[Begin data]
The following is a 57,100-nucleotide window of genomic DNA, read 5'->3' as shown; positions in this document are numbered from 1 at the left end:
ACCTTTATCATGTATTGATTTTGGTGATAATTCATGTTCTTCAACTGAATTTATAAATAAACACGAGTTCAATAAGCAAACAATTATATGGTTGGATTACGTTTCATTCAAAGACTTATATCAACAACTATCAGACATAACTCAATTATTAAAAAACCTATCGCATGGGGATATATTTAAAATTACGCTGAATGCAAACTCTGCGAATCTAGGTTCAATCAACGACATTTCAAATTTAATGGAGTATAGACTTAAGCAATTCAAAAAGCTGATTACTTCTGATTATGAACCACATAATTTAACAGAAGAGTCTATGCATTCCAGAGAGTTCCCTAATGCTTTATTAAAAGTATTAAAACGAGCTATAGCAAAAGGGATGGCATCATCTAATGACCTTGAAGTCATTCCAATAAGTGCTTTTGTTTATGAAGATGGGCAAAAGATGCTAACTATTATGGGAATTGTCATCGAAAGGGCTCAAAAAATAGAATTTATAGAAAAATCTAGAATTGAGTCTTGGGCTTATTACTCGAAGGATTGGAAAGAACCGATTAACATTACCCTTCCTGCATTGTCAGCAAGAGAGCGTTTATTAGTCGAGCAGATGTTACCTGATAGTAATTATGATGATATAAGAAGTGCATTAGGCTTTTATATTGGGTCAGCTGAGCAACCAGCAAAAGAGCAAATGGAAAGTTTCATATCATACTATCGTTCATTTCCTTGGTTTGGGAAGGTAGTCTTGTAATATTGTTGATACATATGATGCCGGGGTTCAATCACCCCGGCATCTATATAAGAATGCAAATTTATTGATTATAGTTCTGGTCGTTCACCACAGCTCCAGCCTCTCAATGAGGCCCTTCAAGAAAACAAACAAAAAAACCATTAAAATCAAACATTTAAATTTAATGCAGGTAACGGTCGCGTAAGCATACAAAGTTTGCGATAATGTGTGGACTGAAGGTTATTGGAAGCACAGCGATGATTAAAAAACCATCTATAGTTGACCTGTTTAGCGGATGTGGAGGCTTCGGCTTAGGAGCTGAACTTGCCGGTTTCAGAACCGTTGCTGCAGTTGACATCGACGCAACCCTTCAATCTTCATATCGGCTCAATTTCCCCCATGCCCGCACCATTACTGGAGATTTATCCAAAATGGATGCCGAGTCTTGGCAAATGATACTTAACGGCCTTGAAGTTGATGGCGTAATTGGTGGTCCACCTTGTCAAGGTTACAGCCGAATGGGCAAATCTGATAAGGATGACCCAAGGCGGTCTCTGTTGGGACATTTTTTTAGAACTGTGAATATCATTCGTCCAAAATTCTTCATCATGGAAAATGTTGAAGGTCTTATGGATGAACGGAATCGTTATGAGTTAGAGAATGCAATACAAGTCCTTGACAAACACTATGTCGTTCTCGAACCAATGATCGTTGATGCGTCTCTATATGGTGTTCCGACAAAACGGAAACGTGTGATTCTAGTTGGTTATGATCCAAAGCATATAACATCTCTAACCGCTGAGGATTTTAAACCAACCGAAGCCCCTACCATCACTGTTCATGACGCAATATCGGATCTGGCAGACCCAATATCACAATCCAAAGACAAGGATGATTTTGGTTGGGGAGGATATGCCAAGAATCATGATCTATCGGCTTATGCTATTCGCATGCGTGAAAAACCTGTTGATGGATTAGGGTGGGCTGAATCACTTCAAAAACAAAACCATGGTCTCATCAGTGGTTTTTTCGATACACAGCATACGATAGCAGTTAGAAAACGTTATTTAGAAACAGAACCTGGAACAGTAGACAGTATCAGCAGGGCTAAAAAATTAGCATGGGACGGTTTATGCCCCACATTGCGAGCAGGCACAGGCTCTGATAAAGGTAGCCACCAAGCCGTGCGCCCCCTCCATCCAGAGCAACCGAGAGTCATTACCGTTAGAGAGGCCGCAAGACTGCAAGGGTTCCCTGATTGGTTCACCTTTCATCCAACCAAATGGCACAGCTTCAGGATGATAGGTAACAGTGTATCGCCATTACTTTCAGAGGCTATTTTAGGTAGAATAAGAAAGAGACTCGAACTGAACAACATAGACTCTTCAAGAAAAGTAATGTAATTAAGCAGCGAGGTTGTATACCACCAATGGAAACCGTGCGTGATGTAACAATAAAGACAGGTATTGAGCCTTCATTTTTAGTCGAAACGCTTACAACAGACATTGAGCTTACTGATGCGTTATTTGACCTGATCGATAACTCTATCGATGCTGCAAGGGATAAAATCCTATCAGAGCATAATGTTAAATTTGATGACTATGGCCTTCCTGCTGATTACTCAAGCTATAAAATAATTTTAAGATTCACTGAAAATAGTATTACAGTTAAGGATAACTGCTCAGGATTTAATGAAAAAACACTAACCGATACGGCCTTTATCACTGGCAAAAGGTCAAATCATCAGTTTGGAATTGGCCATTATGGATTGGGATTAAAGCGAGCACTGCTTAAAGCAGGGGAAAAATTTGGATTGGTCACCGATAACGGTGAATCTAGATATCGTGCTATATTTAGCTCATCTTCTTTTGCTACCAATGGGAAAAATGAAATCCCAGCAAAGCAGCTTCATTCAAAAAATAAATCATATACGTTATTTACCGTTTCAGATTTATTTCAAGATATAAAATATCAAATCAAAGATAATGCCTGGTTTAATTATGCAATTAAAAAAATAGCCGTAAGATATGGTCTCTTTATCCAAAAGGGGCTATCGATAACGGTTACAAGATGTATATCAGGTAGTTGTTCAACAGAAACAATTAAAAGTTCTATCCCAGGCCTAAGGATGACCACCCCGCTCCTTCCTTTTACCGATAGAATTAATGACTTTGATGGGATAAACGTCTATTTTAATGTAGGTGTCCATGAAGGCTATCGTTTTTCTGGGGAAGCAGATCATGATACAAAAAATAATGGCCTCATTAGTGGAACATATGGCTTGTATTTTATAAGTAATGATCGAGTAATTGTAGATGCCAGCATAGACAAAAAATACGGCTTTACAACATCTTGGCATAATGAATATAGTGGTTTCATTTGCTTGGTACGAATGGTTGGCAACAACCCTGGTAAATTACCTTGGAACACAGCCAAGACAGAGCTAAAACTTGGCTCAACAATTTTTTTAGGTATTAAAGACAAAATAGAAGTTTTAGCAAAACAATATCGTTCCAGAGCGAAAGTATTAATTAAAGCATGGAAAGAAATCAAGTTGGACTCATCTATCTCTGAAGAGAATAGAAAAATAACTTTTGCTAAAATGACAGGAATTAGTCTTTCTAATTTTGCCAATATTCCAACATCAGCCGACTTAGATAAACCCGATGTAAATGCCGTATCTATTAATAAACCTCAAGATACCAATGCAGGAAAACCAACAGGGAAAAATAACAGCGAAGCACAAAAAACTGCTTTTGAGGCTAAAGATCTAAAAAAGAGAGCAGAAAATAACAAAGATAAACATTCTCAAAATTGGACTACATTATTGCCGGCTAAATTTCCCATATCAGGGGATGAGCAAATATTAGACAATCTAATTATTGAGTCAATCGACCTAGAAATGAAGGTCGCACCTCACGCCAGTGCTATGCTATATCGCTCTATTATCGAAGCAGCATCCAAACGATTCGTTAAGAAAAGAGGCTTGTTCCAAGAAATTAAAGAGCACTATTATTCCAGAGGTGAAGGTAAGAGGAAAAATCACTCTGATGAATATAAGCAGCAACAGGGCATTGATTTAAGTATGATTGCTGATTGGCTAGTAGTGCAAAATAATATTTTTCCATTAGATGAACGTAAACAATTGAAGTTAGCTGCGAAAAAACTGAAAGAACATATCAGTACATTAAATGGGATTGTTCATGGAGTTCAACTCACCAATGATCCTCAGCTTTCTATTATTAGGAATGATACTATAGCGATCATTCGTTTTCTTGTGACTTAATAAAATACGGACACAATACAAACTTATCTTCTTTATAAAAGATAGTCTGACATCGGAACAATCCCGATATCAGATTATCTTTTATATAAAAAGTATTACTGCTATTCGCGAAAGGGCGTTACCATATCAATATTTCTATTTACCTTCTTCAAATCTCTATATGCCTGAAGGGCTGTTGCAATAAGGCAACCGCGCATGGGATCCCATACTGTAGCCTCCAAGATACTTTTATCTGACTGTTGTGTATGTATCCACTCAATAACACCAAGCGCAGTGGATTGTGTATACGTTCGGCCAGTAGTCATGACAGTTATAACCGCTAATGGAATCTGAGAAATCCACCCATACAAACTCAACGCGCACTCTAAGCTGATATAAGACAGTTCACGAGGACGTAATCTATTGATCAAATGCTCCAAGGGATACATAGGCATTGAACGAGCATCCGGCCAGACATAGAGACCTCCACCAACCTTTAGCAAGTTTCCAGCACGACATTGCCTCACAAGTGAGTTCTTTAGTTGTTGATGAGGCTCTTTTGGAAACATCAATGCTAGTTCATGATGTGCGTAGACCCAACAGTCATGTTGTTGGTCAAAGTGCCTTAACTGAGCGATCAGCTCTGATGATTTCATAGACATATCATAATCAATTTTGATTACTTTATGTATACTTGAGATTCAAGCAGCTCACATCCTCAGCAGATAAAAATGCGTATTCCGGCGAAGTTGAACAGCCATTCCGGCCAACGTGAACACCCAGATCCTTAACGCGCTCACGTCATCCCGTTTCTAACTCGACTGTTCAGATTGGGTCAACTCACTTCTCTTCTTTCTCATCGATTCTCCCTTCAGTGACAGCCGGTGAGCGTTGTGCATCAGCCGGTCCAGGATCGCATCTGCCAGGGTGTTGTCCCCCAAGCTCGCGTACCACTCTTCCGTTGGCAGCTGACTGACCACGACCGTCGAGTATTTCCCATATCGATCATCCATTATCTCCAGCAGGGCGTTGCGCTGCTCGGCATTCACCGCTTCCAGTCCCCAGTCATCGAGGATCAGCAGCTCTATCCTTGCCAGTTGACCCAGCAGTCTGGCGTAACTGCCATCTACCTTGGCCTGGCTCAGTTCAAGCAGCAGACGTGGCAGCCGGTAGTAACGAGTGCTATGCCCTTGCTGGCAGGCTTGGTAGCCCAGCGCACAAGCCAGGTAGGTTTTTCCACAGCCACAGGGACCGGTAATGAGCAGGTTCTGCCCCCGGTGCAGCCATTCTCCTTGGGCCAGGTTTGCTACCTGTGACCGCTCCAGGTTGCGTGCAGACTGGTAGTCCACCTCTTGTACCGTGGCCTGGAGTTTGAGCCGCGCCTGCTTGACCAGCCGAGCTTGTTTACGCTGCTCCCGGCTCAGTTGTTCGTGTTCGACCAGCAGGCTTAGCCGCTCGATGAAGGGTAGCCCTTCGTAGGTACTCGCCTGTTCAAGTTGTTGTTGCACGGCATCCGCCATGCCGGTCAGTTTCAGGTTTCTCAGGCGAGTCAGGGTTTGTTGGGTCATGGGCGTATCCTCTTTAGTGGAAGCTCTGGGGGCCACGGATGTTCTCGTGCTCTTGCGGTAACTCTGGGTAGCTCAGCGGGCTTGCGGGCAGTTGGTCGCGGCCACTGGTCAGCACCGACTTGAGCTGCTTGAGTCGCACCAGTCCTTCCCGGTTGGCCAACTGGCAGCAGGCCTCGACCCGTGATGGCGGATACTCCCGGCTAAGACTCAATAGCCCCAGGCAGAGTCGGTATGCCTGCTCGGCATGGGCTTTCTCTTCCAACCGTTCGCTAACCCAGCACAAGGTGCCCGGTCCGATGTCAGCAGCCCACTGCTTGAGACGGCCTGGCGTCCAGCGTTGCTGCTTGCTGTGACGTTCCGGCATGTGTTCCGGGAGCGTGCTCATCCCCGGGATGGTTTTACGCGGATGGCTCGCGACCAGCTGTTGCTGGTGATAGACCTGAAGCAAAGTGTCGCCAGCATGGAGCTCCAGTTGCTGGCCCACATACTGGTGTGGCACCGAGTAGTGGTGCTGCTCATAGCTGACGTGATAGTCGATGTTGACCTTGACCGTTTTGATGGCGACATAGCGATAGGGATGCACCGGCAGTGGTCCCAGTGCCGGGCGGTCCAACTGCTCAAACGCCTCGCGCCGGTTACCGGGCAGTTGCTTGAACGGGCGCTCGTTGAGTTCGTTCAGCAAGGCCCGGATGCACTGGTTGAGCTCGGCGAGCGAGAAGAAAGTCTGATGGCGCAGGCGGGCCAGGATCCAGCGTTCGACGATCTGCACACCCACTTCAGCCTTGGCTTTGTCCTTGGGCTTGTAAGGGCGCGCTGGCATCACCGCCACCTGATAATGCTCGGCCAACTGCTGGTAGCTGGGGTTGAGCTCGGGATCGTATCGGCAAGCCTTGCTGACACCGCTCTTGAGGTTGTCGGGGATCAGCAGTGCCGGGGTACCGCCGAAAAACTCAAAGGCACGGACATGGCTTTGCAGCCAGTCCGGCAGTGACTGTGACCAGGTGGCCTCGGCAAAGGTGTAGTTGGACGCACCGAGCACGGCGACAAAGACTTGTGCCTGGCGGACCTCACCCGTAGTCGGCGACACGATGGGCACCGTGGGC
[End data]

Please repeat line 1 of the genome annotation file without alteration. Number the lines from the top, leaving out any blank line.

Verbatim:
The following is a 57,100-nucleotide window of genomic DNA, read 5'->3' as shown; positions in this document are numbered from 1 at the left end: